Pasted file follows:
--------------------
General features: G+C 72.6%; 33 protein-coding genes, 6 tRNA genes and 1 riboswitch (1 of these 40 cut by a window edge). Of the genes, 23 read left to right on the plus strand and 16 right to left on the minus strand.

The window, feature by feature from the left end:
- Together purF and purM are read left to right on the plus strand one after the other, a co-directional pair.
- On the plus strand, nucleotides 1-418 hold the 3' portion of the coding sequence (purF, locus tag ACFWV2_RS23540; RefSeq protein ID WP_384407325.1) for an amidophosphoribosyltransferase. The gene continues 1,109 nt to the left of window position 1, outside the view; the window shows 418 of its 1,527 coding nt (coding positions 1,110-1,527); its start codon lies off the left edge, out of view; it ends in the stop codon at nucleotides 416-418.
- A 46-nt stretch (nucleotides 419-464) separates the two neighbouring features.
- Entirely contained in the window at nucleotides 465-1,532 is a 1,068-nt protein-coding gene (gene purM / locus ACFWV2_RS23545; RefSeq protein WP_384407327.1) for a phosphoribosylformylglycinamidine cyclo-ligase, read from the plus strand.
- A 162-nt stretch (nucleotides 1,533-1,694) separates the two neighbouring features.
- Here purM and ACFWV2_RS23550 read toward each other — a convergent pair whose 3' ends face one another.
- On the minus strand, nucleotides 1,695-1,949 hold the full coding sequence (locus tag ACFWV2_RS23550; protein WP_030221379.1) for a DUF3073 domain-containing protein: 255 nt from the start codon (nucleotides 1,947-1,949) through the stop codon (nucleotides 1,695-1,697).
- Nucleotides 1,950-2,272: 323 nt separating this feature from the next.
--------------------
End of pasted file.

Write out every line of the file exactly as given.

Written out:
General features: G+C 72.6%; 33 protein-coding genes, 6 tRNA genes and 1 riboswitch (1 of these 40 cut by a window edge). Of the genes, 23 read left to right on the plus strand and 16 right to left on the minus strand.

The window, feature by feature from the left end:
- Together purF and purM are read left to right on the plus strand one after the other, a co-directional pair.
- On the plus strand, nucleotides 1-418 hold the 3' portion of the coding sequence (purF, locus tag ACFWV2_RS23540; RefSeq protein ID WP_384407325.1) for an amidophosphoribosyltransferase. The gene continues 1,109 nt to the left of window position 1, outside the view; the window shows 418 of its 1,527 coding nt (coding positions 1,110-1,527); its start codon lies off the left edge, out of view; it ends in the stop codon at nucleotides 416-418.
- A 46-nt stretch (nucleotides 419-464) separates the two neighbouring features.
- Entirely contained in the window at nucleotides 465-1,532 is a 1,068-nt protein-coding gene (gene purM / locus ACFWV2_RS23545; RefSeq protein WP_384407327.1) for a phosphoribosylformylglycinamidine cyclo-ligase, read from the plus strand.
- A 162-nt stretch (nucleotides 1,533-1,694) separates the two neighbouring features.
- Here purM and ACFWV2_RS23550 read toward each other — a convergent pair whose 3' ends face one another.
- On the minus strand, nucleotides 1,695-1,949 hold the full coding sequence (locus tag ACFWV2_RS23550; protein WP_030221379.1) for a DUF3073 domain-containing protein: 255 nt from the start codon (nucleotides 1,947-1,949) through the stop codon (nucleotides 1,695-1,697).
- Nucleotides 1,950-2,272: 323 nt separating this feature from the next.